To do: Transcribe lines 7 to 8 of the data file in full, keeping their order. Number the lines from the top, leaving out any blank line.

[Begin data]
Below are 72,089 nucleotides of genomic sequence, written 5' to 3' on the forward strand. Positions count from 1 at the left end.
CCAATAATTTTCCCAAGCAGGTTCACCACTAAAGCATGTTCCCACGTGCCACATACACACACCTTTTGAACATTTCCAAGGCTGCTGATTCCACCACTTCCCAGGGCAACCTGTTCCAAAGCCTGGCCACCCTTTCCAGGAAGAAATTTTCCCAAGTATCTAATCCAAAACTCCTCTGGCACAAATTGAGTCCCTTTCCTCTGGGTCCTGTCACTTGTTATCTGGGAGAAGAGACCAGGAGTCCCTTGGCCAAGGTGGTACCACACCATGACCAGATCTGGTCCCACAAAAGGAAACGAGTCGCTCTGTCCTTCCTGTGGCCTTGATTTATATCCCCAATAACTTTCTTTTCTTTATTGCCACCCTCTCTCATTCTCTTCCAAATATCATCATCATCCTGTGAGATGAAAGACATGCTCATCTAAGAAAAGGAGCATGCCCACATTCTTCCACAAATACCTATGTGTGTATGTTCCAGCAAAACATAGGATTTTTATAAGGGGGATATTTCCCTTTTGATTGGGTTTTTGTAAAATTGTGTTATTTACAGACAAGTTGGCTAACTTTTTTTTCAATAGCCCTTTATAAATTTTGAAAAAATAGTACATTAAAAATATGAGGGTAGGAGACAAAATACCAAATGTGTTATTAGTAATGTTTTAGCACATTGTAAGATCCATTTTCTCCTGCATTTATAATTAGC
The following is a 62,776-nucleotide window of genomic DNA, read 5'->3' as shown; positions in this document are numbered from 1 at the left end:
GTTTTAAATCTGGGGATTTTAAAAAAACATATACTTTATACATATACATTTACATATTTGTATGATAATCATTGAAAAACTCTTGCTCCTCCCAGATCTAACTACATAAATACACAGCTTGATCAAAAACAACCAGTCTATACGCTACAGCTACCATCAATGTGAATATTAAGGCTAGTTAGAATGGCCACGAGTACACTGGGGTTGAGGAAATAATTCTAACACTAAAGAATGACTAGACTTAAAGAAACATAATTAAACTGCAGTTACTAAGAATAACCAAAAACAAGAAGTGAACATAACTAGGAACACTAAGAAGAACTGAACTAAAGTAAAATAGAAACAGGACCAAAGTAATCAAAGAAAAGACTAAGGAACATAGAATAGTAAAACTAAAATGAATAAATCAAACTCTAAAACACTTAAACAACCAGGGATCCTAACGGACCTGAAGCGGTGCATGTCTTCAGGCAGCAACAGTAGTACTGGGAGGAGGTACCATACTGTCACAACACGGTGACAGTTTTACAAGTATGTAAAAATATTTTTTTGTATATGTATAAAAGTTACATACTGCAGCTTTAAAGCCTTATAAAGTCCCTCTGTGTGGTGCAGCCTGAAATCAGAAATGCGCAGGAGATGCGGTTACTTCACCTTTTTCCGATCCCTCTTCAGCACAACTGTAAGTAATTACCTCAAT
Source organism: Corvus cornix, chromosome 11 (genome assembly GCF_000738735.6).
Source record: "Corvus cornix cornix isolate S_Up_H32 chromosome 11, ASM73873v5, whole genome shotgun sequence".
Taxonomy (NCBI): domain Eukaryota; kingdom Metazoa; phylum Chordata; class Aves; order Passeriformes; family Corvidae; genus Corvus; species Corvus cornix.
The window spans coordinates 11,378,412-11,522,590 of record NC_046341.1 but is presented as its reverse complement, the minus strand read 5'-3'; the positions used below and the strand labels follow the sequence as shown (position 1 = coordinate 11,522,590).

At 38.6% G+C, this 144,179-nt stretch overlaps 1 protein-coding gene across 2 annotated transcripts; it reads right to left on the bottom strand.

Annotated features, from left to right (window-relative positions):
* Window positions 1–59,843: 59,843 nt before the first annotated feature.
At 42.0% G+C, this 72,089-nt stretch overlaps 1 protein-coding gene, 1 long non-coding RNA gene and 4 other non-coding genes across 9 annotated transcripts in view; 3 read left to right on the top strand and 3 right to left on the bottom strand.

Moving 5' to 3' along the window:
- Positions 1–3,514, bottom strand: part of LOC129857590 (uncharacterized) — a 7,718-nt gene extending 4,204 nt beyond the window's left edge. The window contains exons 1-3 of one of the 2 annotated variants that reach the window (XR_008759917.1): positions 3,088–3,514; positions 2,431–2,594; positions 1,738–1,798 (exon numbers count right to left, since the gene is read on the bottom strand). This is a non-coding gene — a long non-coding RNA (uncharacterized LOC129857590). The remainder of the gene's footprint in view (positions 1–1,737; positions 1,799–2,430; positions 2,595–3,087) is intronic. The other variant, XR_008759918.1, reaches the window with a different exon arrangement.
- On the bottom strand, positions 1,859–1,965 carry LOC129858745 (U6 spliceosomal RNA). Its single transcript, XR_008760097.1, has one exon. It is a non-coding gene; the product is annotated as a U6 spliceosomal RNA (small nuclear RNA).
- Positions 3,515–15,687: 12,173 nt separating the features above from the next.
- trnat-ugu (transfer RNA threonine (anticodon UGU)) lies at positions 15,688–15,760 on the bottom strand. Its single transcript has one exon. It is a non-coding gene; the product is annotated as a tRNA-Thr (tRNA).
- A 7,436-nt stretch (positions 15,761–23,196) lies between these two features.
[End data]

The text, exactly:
Taxonomy (NCBI): domain Eukaryota; kingdom Metazoa; phylum Chordata; class Aves; order Passeriformes; family Corvidae; genus Corvus; species Corvus cornix.
The window spans coordinates 11,378,412-11,522,590 of record NC_046341.1 but is presented as its reverse complement, the minus strand read 5'-3'; the positions used below and the strand labels follow the sequence as shown (position 1 = coordinate 11,522,590).